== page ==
At the trot, approach each cross-rail at a steady pace, with light contact on your horse’s mouth. Focus on riding a straight track directly through the center of the cross-rail. Resist the urge to send your horse forward or make him leap over the placement pole.

Again, let him figure out the rhythm and balance necessary to step over the pole, jump over the cross-rail and then rebalance himself to hop over the placement pole on the landing side. His forward momentum should have him cantering away from the exercise until you bring him back to a working trot and head toward your next cross-rail exercise.

Exercise 3: Canter Ramped and Square Oxers

Oxers are the quintessential jump for teaching a horse to lift his front end and develop a bascule through the air. Created from two sets of standards, the rails of an oxer can be either ramped (the back rail several inches higher than the front rail) or square (both rails set at the same height).

Exercise 3: When you’ve done the correct preparation, jumping oxers will really improve your horse’s style. Photo by Leslie Potter

Ramped oxers give the horse more time, and a clearer visual cue, to raise his front legs. Square oxers are arguably more challenging for the horse because he has little room for miscalculation. If he doesn’t snap his front legs up in a tidy effort, he’ll bump his knees on the front rail. That’s why it’s best to start cantering ramped oxers, with the back rail set at about 2’6″, before progressing to square oxers at the same height.

Although oxers don’t require placement poles, you do need to have an accurate eye for a take-off distance. That means you’ll ride to each oxer on a consistent canter stride without micromanaging where your horse will leave the ground.

Oxers are ubiquitous in all sorts of competition over jumps. Once you and your horse can sail over them in a relaxed, confident manner, you’ll both be jumping—and showing—in style.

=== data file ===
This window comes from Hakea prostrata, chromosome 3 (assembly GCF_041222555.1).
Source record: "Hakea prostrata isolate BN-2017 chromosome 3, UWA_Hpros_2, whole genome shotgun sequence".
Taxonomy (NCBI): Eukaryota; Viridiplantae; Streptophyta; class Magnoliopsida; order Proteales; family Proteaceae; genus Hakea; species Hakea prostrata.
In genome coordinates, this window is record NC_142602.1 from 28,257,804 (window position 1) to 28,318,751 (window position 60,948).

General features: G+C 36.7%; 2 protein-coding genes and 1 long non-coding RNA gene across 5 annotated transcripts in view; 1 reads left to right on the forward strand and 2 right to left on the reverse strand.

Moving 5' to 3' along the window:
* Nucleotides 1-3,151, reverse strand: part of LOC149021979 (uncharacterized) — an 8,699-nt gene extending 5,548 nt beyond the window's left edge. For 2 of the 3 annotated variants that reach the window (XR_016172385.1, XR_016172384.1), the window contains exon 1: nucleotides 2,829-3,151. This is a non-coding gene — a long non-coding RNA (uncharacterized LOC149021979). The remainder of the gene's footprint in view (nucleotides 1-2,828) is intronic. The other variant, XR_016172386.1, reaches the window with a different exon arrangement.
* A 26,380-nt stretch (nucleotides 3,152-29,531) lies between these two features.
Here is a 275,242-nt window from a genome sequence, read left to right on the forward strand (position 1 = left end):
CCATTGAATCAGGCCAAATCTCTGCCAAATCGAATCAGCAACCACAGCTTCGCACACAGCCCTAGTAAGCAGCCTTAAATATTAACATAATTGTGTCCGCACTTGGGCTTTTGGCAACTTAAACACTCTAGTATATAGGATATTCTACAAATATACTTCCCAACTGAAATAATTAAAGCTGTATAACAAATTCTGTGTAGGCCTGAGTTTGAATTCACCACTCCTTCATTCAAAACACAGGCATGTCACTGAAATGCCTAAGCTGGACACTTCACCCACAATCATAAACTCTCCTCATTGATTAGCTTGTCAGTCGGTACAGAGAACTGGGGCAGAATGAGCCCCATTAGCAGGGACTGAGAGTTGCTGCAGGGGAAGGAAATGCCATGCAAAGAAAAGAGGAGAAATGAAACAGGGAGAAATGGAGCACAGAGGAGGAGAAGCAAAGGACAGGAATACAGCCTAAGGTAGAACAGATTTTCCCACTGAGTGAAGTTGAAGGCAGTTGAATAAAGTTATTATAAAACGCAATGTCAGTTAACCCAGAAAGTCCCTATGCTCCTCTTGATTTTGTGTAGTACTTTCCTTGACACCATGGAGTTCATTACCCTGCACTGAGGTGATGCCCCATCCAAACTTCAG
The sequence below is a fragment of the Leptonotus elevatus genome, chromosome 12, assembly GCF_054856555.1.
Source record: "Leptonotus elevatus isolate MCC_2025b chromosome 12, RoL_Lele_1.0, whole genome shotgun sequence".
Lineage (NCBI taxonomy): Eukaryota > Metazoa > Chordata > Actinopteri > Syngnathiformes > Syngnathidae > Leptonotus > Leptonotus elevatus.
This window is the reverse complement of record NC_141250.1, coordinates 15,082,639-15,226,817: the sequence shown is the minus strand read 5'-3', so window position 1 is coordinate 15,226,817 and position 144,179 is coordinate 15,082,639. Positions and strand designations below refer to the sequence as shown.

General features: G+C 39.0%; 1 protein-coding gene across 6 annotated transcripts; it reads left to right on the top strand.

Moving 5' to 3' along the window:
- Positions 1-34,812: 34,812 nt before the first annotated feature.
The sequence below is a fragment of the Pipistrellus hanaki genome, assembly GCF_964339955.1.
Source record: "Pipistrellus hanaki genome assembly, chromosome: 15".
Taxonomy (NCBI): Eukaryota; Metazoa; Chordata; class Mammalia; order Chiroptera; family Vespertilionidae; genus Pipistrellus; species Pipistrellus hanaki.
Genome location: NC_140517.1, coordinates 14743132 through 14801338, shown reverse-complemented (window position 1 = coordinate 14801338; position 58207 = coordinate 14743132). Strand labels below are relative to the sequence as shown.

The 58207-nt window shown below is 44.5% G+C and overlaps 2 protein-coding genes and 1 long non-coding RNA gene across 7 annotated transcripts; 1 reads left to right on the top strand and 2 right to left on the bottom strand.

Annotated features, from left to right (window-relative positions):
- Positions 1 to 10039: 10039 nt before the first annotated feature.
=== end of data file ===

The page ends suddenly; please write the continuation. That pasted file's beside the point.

Pro Tip for Jumping in Style

Create an alley or chute with ground poles, set about 8 feet apart, to help keep your horse straight and eliminate drifting through exercises. These can be placed before and after single jumps and in between elements of gymnastic exercises.

This article about jumping in style appeared in the April 2020 issue of Horse Illustrated magazine. Click here to subscribe!

Cindy Hale

Cindy Hale’s life with horses has been filled with variety. As a child she rode western and learned to barrel race. Then she worked as a groom for a show barn, and was taught to harness and drive Welsh ponies. But once she’d taken her first lessons aboard American Saddlebreds she was hooked on English riding. Hunters and hunt seat equitation came next, and she spent decades competing in those divisions on the West Coast. Always seeking to improve her horsemanship, she rode in clinics conducted by world-class riders like George Morris, Kathy Kusner and Anne Kursinski. During that time, her family began raising Thoroughbred and warmblood sport horses, and Cindy experienced the thrills and challenges of training and showing the homebred greenies. Now retired from active competition, she’s a popular judge at local and county-rated open and hunter/jumper shows. She rides recreationally both English and western. Her Paint gelding, Wally, lives at home with her and her non-horsey husband, Ron.